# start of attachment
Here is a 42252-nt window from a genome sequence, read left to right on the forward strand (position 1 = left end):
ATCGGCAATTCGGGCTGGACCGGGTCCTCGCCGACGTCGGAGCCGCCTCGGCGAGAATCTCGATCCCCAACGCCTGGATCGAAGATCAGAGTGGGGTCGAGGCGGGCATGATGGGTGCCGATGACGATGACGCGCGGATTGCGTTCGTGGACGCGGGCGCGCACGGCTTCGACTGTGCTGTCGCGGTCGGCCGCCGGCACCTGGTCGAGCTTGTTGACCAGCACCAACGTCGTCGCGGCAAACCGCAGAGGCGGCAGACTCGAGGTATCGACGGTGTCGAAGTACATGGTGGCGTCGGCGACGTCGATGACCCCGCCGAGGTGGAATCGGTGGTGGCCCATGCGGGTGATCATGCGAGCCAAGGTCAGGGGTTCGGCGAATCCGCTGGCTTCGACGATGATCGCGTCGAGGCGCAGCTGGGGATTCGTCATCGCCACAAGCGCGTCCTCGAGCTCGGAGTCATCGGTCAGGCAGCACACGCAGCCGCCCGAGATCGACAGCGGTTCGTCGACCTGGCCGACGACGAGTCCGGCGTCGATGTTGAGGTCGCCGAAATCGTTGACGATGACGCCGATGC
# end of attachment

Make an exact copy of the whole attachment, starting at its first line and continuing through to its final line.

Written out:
Here is a 42252-nt window from a genome sequence, read left to right on the forward strand (position 1 = left end):
ATCGGCAATTCGGGCTGGACCGGGTCCTCGCCGACGTCGGAGCCGCCTCGGCGAGAATCTCGATCCCCAACGCCTGGATCGAAGATCAGAGTGGGGTCGAGGCGGGCATGATGGGTGCCGATGACGATGACGCGCGGATTGCGTTCGTGGACGCGGGCGCGCACGGCTTCGACTGTGCTGTCGCGGTCGGCCGCCGGCACCTGGTCGAGCTTGTTGACCAGCACCAACGTCGTCGCGGCAAACCGCAGAGGCGGCAGACTCGAGGTATCGACGGTGTCGAAGTACATGGTGGCGTCGGCGACGTCGATGACCCCGCCGAGGTGGAATCGGTGGTGGCCCATGCGGGTGATCATGCGAGCCAAGGTCAGGGGTTCGGCGAATCCGCTGGCTTCGACGATGATCGCGTCGAGGCGCAGCTGGGGATTCGTCATCGCCACAAGCGCGTCCTCGAGCTCGGAGTCATCGGTCAGGCAGCACACGCAGCCGCCCGAGATCGACAGCGGTTCGTCGACCTGGCCGACGACGAGTCCGGCGTCGATGTTGAGGTCGCCGAAATCGTTGACGATGACGCCGATGC